Tuesday, 28 July 2015

Imagine if this were a synagogue

Just imagine if this were a synagogue in say Iran (which has the largest Jewish community in the Middle East outside Israel).  Dozens of security forces invade the place of worship, fire tear gas and stun grenades, injure a number of worshippers and cause much destruction.

What would be the reaction?  Many people would undoubtedly start drawing an analogy with Krystalnacht, the Nazi pogrom in Germany in November 1938.  People would undoubtedly cry 'anti-Semitism' and quite rightly so.  We would have Obama, Cameron and other hypocrites decrying this attack on the right to worship of peaceful Jews.  Yet what is the reaction to what Israel has done?  Nothing, except silence.

Of course none of this excuses the murderous Saudi regime, busy slaughtering fellow Muslims in Yemen and causing an utter human rights catastrophe there.  They are supposed to be the protectors of Muslim places of worship but in practice their only concern is how best to loot Arab oil wealth and keep their own population and migrant workers under the thumb.

Tony Greenstein

Israeli forces, right-wingers storm Aqsa Mosque compound

July 26, 2015 10:04 A.M. (Updated: July 27, 2015 5:42 P.M.) 


JERUSALEM (Ma'an) -- Israeli forces broke into Al-Aqsa Mosque compound Sunday morning firing stun grenades and rubber-coated steel bullets at Muslim worshipers as they cleared way for right-wing Jews who were visiting the compound to mark a Jewish fast day, witnesses said.
Uri Ariel MK from Jewish Home was allegedly one of the invaders
Dozens of Palestinian worshipers were reportedly hit with rubber-coated bullets and suffered excessive tear gas inhalation, while Israeli police officers were reported to have attacked worshipers with pepper spray, rods and rifle butts.
At least three Palestinians were reportedly detained.

The officers entered the compound through the Moroccan Gate, Chain Gate and Hutta Gate and clashed with worshipers, witnesses said, before Israeli soldiers then shut down the compound’s gates with chains.

Israeli soldiers also reportedly stormed Al-Aqsa Mosque itself and fired rubber-coated bullets inside the holy site. The compound's Palestinian security guards were assaulted and prevented from moving, witnesses said.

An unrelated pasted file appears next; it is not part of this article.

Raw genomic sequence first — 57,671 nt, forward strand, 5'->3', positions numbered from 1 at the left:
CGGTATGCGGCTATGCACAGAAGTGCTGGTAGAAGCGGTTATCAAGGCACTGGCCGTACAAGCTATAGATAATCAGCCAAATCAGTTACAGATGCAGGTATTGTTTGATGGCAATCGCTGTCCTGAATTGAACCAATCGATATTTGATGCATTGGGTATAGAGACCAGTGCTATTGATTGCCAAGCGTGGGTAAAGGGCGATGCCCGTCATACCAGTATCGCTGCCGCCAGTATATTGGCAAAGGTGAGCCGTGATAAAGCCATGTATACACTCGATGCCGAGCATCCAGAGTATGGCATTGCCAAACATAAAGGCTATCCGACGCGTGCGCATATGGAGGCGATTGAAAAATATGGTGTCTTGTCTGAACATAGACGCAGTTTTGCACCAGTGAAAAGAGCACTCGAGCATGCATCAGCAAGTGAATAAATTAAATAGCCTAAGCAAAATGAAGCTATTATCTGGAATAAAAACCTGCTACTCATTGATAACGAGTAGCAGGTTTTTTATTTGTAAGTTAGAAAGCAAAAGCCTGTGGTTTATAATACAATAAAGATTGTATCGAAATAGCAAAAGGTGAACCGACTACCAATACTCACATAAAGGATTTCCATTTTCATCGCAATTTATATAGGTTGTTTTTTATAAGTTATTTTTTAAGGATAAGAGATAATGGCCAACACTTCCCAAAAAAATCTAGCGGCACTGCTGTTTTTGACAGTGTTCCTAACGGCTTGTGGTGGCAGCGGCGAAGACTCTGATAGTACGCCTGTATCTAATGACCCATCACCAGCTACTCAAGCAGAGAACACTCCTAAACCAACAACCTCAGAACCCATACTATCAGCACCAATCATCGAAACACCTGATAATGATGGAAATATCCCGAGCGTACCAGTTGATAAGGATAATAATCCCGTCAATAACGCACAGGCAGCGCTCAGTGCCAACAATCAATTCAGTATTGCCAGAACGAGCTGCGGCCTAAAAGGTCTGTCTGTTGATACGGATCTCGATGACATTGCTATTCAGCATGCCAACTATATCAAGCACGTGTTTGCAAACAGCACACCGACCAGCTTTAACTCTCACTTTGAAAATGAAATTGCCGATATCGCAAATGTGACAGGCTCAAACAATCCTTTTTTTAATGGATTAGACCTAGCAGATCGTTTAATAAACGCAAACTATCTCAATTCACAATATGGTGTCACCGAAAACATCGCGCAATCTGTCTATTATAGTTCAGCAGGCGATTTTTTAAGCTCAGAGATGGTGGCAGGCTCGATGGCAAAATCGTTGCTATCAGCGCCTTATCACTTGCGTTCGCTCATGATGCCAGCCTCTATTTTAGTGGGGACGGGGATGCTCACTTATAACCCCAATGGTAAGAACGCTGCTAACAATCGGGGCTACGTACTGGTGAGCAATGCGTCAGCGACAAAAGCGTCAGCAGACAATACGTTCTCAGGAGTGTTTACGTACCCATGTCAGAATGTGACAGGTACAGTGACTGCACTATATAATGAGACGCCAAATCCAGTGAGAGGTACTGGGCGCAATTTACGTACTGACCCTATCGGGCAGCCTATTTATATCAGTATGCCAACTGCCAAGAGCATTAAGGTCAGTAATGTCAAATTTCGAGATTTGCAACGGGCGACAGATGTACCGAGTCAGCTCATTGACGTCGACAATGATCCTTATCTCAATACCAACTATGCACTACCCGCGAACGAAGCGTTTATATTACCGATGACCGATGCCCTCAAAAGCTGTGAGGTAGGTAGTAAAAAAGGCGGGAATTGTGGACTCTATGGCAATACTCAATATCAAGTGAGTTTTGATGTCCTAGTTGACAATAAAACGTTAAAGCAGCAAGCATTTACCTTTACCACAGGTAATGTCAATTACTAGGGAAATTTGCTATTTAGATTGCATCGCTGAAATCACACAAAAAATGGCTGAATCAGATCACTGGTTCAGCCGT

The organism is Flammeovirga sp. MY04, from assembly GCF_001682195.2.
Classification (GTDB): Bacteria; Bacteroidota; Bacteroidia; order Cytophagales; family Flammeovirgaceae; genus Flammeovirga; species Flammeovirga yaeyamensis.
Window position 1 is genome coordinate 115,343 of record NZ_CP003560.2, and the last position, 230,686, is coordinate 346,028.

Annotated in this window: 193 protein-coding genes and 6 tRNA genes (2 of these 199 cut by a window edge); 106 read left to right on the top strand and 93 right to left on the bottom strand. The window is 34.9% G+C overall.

Israeli police claimed that they entered the mosque after "masked rioters" threw stones at them, "with the aim of preventing further injury to police."

Israeli media reported that four police officers were injured, with two moved to hospital for treatment.

As the clashes subsided, right-wing Jews began to make their way into the compound in groups via the Moroccan gate.

Israel's minister of agriculture, Uri Ariel, was reportedly among the right-wingers to tour the compound under heavy police escort. Ariel is a member of Naftali Bennett's ultra-right Jewish Home party.

(Islamic Endowment)


Israeli police said that a young Jewish man on Sunday attempted to enter while wearing phylacteries -- small leather boxes containing sacred texts worn by Orthodox men at prayer.

When told to remove them, the man resisted and grabbed hold of railings, biting a policeman who tried to remove him before he was arrested.

Sunday marked Tisha B'Av, an annual Jewish fast day that commemorates the destruction of the First and Second Jewish Temples. The fast day is considered the saddest day in the Jewish calendar.

Earlier in the morning, Israeli forces imposed strict restrictions on entry of Palestinians Muslim worshipers into the compound.

Witnesses said that at dawn, Israeli officers allowed only women and men over the age of 50 to enter the compound. After 6:30 a.m. all Palestinians were reportedly denied entry.

The Al-Aqsa Mosque compound has seen rising tensions in recent days, with Jewish organizations calling for the compound to be open to Jews for the week after Tisha B'Av and others seeking to celebrate unconfirmed reports that Israel is negotiating the reopening of the compound to non-Muslim worship.

At the end of June, International Crisis Group reported discussions between Israel and the Islamic Endowment that controls the mosque compound on allowing non-Muslim worship at the site, although the move has not yet been confirmed.

The third holiest site in Islam, the Al-Aqsa Mosque compound is also venerated as Judaism's most holy place as it sits where Jews believe the First and Second Temples once stood.

Following Israel's occupation of East Jerusalem in 1967, Israel has maintained an agreement with the Islamic Endowment not to allow non-Muslim prayer in the area.

Jewish prayer is allowed at the neighboring Western Wall, which is the last remnant of the Second Temple.

However, Israeli forces regularly escort Jewish visitors to Al-Aqsa, leading to anger among Muslim worshipers.

The last time Israeli police entered the mosque itself, in November last year, Jordan -- one of the very few Arab states with diplomatic relations with Israel -- recalled its ambassador.

AFP contributed to this report.

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